This Note examines the analytical framework that lower courts have applied to the question of the constitutionality of the CSRA and proffers, based on this analysis, that the much heralded Lopez decision, though arguably a theoretical resurgence of federalism, has had little practical effect in framing a new paradigm in the lower courts. First, to provide background and context for Lopez, this Note briefly reviews the history of Commerce Clause jurisprudence. The Note then examines the Lopez holding and analyzes its potential impact on the future of Commerce Clause cases. Next, this Note applies the Lopez principles to the CSRA and demonstrates why it is difficult to hold the Act to be unconstitutional under that analysis. Finally, this Note surveys the lessons learned from the lower courts' treatment to offer practical suggestions for invigorating Lopez's reinvigoration of federalism.
A BRIEF HISTORY OF COMMERCE CLAUSE JURISPRUDENCE
The United States Constitution created a government of enumerated powers.(23) That is, certain functions have been delegated to the federal government explicitly and those functions that have not been so assigned remain with the states through the Tenth Amendment.(24) The Commerce Clause explicitly enumerates a power that is assigned to the federal government rather than to the states.(25) The Commerce Clause delegates to Congress the "Power ... [t]o regulate Commerce with foreign Nations, and among the several States, and with the Indian Tribes."(26) Because the Commerce Clause provides the federal government the ability to legislate in areas that otherwise would be reserved for the states, it has served as the jurisprudential backdrop for the federalism question throughout the nation's history; i.e., the Clause has served as the boundary line of federal government's sovereignty vis-a-vis the states.(27) This segment of the Note discusses the history of the debate over the appropriate breadth of the federal legislative power as framed by the Commerce Clause.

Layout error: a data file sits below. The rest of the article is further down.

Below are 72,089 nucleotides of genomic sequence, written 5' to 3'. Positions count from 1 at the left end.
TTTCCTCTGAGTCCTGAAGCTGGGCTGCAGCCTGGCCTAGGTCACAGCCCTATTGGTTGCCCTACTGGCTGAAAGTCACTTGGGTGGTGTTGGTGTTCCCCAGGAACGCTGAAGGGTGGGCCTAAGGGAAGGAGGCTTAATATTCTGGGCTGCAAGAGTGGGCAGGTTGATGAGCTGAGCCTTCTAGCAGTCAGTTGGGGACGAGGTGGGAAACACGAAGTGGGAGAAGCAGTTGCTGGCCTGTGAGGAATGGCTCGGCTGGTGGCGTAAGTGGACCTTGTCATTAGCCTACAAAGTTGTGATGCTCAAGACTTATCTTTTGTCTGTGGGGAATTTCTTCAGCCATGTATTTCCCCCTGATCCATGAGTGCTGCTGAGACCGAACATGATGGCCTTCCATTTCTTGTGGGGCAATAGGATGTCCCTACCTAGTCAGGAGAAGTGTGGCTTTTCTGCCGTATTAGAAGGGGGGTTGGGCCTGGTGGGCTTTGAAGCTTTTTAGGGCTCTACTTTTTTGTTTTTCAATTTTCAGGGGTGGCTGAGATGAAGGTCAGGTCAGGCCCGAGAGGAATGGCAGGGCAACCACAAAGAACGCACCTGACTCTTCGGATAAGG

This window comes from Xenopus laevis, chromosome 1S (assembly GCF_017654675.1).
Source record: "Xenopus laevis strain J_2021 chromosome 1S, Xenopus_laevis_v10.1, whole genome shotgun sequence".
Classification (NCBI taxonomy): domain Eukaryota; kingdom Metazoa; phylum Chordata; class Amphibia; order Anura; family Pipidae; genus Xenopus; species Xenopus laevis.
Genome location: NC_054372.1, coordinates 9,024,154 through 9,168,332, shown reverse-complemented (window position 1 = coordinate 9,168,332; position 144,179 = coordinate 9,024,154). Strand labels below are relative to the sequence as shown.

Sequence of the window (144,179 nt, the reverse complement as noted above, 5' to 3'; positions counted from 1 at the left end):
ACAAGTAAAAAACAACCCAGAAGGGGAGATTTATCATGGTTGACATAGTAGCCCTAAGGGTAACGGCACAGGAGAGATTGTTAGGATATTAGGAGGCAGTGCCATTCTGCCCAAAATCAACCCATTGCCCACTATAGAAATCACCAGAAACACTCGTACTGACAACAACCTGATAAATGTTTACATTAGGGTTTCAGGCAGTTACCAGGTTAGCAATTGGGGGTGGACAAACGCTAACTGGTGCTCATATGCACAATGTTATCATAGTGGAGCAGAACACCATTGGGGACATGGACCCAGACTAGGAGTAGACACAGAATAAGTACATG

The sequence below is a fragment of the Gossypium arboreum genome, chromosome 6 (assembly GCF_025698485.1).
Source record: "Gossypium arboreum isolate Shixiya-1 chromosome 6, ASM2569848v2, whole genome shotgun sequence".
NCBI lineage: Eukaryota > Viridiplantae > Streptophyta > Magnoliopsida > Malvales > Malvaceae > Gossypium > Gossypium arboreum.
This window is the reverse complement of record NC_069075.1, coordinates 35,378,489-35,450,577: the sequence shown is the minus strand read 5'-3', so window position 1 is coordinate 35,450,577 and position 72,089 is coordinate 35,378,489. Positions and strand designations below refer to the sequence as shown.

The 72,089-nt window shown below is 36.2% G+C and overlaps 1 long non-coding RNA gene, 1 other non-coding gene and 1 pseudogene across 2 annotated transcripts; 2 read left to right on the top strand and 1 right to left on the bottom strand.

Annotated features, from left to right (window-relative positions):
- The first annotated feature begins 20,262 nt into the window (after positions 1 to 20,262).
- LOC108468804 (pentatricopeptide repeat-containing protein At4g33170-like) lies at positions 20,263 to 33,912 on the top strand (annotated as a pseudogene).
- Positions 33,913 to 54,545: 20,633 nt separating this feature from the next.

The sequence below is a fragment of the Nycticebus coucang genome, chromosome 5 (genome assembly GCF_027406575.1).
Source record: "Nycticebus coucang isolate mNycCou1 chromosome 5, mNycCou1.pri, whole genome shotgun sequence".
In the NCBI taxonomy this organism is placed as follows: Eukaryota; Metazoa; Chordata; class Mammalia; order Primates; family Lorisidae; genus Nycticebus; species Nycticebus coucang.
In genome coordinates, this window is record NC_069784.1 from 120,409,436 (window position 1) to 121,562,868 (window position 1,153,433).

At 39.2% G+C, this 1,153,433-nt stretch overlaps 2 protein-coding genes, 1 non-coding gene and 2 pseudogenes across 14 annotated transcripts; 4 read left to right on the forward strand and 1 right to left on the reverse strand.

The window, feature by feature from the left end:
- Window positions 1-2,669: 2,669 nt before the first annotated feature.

The Early Cases
The first Supreme Court case to address the Commerce Clause, Gibbons v. Ogden,(28) has been interpreted as providing the federal government with broad commerce power.(29) At issue in the case was whether New York could enact a law providing for exclusive steamship franchises for passage to New Jersey.(30) In Gibbons, Chief Justice Marshall defined commerce as "traffic, but it is something more: it is intercourse. It describes the commercial intercourse between nations, and parts of nations, in all its branches, and is regulated by prescribing rules for carrying on that intercourse."(31) Marshall considered the commerce power to be "complete in itself," limited only by its constitutional parameters.(32)